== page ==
Awe-struck by power of the glens on Foyers circuit beside Loch Ness
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Thundering down the gorge from Foyers, it’s easy to see why Robert Burns and others were awe-struck by the power of the waterfalls behind the small Highland village.
Today the noise was fierce, after a day or more of consistent, heavy rain and a spot of overnight snow melt to add to the mix.
It’s hard to believe that even this was a relatively slow flow compared to what Burns, as well as those infamous journeymen Boswell and Johnson, would have experienced in the latter part of the 18th century when they visited.
The Falls of Foyers ripped their way through the rock, carving the magnificent gorge we are able to access and enjoy somewhat more easily than at that time – which was not many years after the military road along the south side of Loch Ness was built, in the grand scheme of things.
I like to imagine this other-worldly scene, when visiting the Highlands was in itself an adventurous undertaking. Visitors to the falls had to scramble down a perilously steep slope, sometimes clinging onto trees and rocks with the precipitous gorge an ever-present danger.
On this day, I paused at the top of the paths that lead down steeply – but a lot more easily – to the viewpoints over the upper and lower falls. The view over to the snow-capped hills across Loch Ness was spectacular, and now I was about to take advantage of the paths through Foyers wood to reach the water’s edge.
My run – the longest I’d done for a while due to injury – began at the Farigaig forest car park in Inverfarigaig. The route starts with a steep climb up a path signed from the parking area, which gets the heart racing from the off, however gently you try to get going.
It eases slightly higher up, and I ignored coloured markers leading off to the right then, later on, to the left. While the gradient isn’t as extreme, there’s no doubt it keeps on climbing, meandering between trees laden with snow like a scene from a winter wonderland.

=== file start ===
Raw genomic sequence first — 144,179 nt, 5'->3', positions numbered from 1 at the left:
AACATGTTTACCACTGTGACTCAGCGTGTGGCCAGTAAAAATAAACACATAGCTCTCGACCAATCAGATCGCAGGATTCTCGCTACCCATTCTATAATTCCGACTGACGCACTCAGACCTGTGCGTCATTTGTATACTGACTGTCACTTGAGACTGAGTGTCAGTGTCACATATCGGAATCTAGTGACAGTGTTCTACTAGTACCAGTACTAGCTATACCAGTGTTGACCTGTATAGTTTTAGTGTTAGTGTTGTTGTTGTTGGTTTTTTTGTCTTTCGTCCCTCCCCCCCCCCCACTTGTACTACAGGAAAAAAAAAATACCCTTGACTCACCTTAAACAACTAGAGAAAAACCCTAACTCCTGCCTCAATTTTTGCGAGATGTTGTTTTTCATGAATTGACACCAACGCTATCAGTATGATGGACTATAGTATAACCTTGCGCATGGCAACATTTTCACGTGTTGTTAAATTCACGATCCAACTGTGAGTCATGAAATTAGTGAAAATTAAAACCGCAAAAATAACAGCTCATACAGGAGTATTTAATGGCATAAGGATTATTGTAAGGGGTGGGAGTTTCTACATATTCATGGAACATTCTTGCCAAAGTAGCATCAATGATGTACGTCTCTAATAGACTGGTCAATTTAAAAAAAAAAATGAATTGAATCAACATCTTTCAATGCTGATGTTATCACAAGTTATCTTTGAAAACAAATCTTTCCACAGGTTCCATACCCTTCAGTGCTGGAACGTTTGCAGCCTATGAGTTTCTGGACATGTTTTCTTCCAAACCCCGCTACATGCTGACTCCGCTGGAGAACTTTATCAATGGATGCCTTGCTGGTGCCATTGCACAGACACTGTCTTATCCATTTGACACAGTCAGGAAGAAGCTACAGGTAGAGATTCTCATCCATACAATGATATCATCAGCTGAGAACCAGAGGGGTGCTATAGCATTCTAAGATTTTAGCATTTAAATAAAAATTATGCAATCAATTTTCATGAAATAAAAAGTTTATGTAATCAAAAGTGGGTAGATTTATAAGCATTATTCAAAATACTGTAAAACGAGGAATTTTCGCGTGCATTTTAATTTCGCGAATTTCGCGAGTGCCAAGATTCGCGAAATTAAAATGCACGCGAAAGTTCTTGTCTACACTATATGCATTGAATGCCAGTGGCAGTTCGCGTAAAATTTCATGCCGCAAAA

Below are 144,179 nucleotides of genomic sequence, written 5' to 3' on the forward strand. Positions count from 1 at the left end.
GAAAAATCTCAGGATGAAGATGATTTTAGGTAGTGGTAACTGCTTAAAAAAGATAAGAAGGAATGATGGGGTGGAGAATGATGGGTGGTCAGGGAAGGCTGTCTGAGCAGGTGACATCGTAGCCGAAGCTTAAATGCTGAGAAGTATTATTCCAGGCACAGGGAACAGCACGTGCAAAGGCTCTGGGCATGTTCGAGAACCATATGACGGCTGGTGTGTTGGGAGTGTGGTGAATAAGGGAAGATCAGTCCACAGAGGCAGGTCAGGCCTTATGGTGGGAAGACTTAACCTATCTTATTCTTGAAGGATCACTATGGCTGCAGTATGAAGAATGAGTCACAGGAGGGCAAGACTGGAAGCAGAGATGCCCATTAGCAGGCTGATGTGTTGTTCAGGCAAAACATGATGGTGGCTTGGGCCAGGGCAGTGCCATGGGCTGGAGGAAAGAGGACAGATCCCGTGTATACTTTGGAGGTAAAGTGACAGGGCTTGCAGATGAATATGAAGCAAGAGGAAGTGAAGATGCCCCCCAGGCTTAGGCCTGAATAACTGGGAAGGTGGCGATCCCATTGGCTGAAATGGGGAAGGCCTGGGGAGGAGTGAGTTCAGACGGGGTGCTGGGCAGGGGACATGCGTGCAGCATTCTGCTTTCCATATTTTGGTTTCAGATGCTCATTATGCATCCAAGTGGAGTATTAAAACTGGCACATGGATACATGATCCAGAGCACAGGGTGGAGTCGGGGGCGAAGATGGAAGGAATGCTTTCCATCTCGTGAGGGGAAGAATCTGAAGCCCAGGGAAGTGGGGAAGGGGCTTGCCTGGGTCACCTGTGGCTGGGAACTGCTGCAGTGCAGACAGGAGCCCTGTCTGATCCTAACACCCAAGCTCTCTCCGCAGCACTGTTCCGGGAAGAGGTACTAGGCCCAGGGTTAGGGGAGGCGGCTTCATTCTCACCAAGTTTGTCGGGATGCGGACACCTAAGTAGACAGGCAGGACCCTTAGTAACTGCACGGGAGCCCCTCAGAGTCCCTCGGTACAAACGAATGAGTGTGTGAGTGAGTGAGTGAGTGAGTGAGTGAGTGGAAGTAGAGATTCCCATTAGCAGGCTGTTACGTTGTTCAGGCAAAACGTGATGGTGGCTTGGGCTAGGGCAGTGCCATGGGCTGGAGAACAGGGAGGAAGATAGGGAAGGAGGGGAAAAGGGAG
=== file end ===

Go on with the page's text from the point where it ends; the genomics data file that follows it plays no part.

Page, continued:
A wide clearing where you pass below overhead wires offers a great view over Loch Ness to where Meall Fuar-mhonaidh was covered in smooth, white snow. At last, a downhill stretch follows as you go back under the cover of the evergreens, keeping ahead after a boulder at a junction near Boleskine.
After a short climb, the path soon enters a clearing, following a rocky and boggy trail that sometimes merges with a nearby burn to guarantee soggy feet. A South Loch Ness Trail marker post – well hidden among the snow and undergrowth – keeps you on track at a path junction, where you keep right to cross a small burn and clamber steeply up into the woods again.
After my eyes adjusted to the relative darkness, I made my way up to a little rock, looping round a hillock and passing a rock with a chain attached to aid progress. The path now leads up over Toman Tarsuinn, a high promontory with a flat-ish rock which should make for a great viewpoint – except the trees here have grown so tall it’s difficult to see much through the branches.